Pork rinds “not a significant source of protein”

Why do labels on pork rinds, cracklins, etc. always have a note that says “Not a significant source of protein” when they clearly have (according to that same label) a decent amount of protein, at least for a snack?

They don’t contain all the essential amino acids in the proportions that make a complete protein so some (or all) of it goes to waste.

Some people on “paleo” and Atkins diets think pork rinds are just the ticket, since they contain no sugar/carbohydrates. According to WebMD:

A 14-gram (0.5-ounce) serving of plain pork rinds contains:

  • 80 calories
  • 9 grams of protein
  • 5 grams of fat (7% of daily value)
  • 0 grams of carbohydrates
  • 0 grams of fiber
  • 0 grams of sugars
  • 270 milligrams of sodium (11% of daily value)
  • 20 milligrams of cholesterol (6% of daily value)

Combine pork rinds with those packaged jerky sticks you can get at convenience stores, and voila! health food.

Thanks for the interesting link. I’ve never knew of the distinction between complete & incomplete proteins before. For some time I’ve always considered beans an acceptable source of protein.

As to the pork rinds, while not a significant source of protein, I’ve found them to be a significant source of a disgusting fatty aftertaste.

I found the following quote in this page from the FDA

I don’t have a clue what digestibility corrected amino acid score is, but I’m figuring Pork Rinds kind of suck at it.

I also checked a can of refried beans, no such declaration, so even though beans are incomplete protein, they do better on the FDA scorecard than pork rinds, which should be complete protein, being meat based.

I wonder what foods are required to put that on the label. Lots of things are not a signficant source of protein. Coffee, for example, and apples, and red wine.

You get complete protein if you combine them with rice.

Thank you! :+1:

Beans, by themselves, are not a complete protein. But beans combined with most grains are, and the typical Western diet is so high in grains that they can be basically taken for granted.

This is also why nearly every culture on the planet has some staple food that’s a combination of a grain and a legume: Rice and beans, daal bhat, succotash, hummus and pita, peanut butter sandwich, etc.

I don’t think this is the answer. “Significant” and “complete” are different words with different meanings.


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The ‘typical Western diet’ is anything but high in (whole) grains, and it is the bran or germ that contains most of the nutrients including a lot of the protein. The grain-derived processed foods that are a staple of Western diets contain mostly carbohydrates, hydrogenated fats, and a paltry amount of incomplete proteins, with no indigestible fiber and often added sugars like high fructose corn syrup that produce appealing flavor but offer little in nutrient value.

If people at legumes and ‘brown’ (i.e. whole gain) rice, barley, or quinoa (which is a pseudocereal but contains complete proteins) with some greens and squash or melon they’d be doing pretty well nutritionally. Most vegans I’m known don’t have anything like this kind of nutritional balance in their diet.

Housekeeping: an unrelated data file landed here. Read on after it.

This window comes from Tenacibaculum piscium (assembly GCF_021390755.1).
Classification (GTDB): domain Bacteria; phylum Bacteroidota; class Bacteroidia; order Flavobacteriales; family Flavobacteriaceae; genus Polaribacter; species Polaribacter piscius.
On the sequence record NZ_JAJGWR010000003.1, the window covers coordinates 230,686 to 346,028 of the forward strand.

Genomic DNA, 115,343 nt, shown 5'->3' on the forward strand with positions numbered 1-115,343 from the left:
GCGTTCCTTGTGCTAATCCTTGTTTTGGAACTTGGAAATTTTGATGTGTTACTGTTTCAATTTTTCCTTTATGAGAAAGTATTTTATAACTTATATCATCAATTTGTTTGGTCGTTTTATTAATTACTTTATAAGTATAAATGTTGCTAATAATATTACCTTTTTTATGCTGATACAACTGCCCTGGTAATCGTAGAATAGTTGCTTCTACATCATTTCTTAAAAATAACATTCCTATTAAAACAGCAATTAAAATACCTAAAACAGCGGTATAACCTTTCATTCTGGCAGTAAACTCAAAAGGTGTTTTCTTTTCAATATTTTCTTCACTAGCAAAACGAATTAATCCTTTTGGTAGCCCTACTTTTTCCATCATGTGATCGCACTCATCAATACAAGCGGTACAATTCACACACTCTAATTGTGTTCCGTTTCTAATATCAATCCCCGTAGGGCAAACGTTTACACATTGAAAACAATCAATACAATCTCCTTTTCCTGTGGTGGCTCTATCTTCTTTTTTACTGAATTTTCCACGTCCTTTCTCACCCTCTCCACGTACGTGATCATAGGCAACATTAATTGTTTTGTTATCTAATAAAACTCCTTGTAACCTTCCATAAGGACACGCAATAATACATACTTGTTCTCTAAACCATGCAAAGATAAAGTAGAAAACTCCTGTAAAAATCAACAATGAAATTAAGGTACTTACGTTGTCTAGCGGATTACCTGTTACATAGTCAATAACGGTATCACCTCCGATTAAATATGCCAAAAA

As for pork rinds, they are basically the same nutritional void as potato crisps save for having somewhat more protein but being equally packed with near lethal amounts of sodium.


Some people who follow these diets also use crushed pork rinds in the way that other people use breadcrumbs. MHO: That’s about all they’re good for.

Does it help if I dip them in sour cream?

There’s a common myth (very popular with anti-vegans and the carnivory ideologies arising from the ‘Manosphere’) that ‘incomplete proteins’ are somehow just completely ignored by the digestive system and that protein only counts if it has all of the essential amino acids present together in one meal

Adam Ragusea explains quite well here how that’s not really the case:

Still better than chicken rinds, in my experience.

Ranch yankee, RANCH!

Ha! I just had those at the gas station a few days ago. Never seen them before. They’re okay, but pork rinds are better. Freshly fried chicken skins are the bomb, though.

The myth has its origins in a more “granola” past, however. Frances Moore Lappe made a huge splash in 1971 with her recipe book/manifesto “Diet for a Small Planet.” She herself was clear that obsessing about the exact proportions of amino acids in various vegetarian foods was not where she wanted people to focus; rather she wanted people to take a more eco-friendly approach to the world’s resources. However, with all good but ultimately-shown-to-be-incorrect scientific intentions, her original book (and its companion “Recipes for a Small Planet”) pushed the idea of complementary protein very strongly. All the recipes very precisely noted which proteins were being paired, in what amounts, to obtain “complete” protein in one meal.

My vegetarian tendencies became firmly entrenched early on as a result of those books, but I fretted about making sure I was mixing different types of protein properly. I was immensely relieved to learn years later that you don’t really have to be that careful.

I enjoy these from time to time. Never noticed that statement on the label. And even if one agrees it is always there, the completeness of the protein does not make the amount insignificant. So not a good explanation. Lots of natural protein sources lack some amines.

Although I would hesitate to call it a healthy snack, like dried meats it is high in protein and salt, and may satisfy. They gave their place.